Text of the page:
Critical Infrastructure Security, Network Security, Security Strategy, Plan, Budget

Energy Department to analyze power grid cyber threats

U.S. Energy Secretary Steven Chu has unveiled an initiative that seeks to further protect the power grid from cyber attacks.

The Electric Sector Cybersecurity Risk Management Maturity project, a federal program to find and contain gaps in the cyber security defenses protecting the nation's electric grid, will be headed by the Department of Energy (DOE), with assistance from the Department of Homeland Security (DHS) and the private sector. The program originated from a proposal from the White House.

“Establishing a comprehensive cyber security approach will give utility companies and grid operators another important tool to improve the grid's ability to respond to cybersecurity risks,” Chu said in news release last week.

Patrick Miller, president and CEO of the National Electric Sector Cybersecurity Organization, a nonprofit that supports organizations operating within the energy sector, said the DOE is the right choice to assess how the grid will behave, should there be an attack.

But the major issue asset owners still face is whom to contact for response when an attack occurs.

The DOE has limited regulatory authority and is more focused on research, he says. Currently, the Federal Energy Regulatory Commission (FERC) oversees the majority of system security standards, while the DHS, DOE and National Security Agency (NSA) also have oversight responsibilities.

In addition to the federal agencies with enforcement and reporting responsibilities, Miller said states also exert cyber security responsibility over infrastructure operations, including the power grid. Fusion centers, facilities funded by the DHS and manned by both state and federal emergency response officials but ultimately managed by the states, also have jurisdiction if attacks are made on infrastructure assets, he said.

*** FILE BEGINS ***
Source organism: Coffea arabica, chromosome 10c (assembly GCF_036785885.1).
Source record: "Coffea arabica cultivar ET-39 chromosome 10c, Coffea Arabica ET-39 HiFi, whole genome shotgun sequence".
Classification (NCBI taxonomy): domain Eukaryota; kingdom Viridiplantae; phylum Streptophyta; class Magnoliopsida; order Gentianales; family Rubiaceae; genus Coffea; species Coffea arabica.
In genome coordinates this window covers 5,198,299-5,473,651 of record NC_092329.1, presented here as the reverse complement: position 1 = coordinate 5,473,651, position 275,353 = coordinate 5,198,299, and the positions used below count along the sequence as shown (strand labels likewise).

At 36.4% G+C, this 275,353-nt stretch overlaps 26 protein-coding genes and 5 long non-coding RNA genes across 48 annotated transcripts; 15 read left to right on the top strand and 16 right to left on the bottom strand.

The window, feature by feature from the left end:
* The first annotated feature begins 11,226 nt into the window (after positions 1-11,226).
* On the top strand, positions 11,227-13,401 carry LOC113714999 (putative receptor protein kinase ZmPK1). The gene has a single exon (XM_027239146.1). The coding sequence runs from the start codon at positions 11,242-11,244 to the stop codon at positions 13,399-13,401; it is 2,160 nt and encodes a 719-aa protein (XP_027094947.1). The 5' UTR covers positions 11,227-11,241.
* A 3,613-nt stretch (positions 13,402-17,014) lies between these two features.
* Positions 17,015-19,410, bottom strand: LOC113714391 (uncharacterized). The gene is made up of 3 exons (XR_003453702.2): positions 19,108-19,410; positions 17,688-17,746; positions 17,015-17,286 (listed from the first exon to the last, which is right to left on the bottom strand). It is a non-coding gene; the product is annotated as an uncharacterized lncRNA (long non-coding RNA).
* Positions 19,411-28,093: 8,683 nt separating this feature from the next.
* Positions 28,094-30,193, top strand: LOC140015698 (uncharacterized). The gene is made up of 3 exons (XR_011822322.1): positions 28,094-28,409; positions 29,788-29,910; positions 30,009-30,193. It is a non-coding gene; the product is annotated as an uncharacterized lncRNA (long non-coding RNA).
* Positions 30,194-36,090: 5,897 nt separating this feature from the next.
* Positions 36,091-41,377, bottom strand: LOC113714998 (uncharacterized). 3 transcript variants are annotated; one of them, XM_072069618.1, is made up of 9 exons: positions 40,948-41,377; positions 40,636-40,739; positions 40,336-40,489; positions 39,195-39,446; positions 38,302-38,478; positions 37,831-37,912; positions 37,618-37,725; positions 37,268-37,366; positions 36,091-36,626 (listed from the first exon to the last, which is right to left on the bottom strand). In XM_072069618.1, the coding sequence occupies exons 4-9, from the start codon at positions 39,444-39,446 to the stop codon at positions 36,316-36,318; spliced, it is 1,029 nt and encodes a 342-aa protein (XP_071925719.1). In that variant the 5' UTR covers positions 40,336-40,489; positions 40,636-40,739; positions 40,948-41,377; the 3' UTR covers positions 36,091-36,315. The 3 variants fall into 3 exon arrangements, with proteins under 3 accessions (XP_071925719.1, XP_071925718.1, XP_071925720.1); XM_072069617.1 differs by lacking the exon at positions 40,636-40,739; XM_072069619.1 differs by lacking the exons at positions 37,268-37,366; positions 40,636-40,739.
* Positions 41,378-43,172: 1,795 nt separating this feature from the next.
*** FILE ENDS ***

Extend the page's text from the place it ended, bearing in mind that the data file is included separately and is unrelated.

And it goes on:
Miller said the DOE initiative is a good first or second step in determining how to protect the power grid, but a critical issue that has yet to be addressed is response. “If an (infrastructure) owner is under attack, who do you call?” he asked.

The DOE plans to hold a series of workshops with the private sector representatives over the coming months to draft the maturity model. More than a dozen electric utilities and grid operators are expected to participate in the pilot project, the DOE said.

The announcement follows  the release of a report from the Massachusetts Institute of Technology (MIT) that suggests that the U.S. power grid could not be fully protected from cyber attacks and recommended that a single federal agency be put in charge for all cyber security.

Get daily email updates

SC Media's daily must-read of the most current and pressing daily news

By clicking the Subscribe button below, you agree to SC Media Terms and Conditions and Privacy Policy.